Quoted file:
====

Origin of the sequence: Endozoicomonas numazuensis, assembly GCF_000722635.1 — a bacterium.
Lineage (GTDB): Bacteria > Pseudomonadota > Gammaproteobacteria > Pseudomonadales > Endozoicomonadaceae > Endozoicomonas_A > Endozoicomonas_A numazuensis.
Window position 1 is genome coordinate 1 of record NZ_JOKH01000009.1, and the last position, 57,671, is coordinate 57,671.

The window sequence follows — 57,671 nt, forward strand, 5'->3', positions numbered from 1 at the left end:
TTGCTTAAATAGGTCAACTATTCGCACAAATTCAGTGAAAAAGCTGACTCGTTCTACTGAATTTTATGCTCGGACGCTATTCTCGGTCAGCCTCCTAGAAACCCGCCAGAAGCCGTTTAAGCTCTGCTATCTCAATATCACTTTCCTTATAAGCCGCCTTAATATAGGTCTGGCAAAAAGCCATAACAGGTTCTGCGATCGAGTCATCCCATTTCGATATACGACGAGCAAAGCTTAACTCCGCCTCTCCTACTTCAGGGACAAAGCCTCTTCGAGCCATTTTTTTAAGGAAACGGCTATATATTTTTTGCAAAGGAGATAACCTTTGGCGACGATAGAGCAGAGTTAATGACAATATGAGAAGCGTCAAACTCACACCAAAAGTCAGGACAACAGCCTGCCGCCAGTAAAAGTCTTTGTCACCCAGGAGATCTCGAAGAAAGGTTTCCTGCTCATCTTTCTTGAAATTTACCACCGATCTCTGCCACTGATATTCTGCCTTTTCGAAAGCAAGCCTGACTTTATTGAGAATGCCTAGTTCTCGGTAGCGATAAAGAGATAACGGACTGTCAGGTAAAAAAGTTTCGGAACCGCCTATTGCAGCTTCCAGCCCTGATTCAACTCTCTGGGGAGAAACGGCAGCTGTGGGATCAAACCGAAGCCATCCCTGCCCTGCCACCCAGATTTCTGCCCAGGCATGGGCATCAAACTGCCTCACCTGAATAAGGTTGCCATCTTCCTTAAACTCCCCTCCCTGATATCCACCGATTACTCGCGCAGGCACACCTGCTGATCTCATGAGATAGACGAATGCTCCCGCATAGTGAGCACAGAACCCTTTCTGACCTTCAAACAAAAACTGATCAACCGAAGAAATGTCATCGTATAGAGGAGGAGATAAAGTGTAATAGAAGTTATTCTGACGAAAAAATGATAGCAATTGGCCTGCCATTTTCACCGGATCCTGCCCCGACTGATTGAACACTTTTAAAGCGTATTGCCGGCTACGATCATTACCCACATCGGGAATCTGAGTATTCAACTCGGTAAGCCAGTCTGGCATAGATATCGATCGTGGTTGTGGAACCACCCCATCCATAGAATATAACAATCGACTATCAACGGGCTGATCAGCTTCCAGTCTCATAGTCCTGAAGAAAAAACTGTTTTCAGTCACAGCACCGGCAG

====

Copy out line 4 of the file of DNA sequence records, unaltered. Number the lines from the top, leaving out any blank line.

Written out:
The window sequence follows — 57,671 nt, forward strand, 5'->3', positions numbered from 1 at the left end: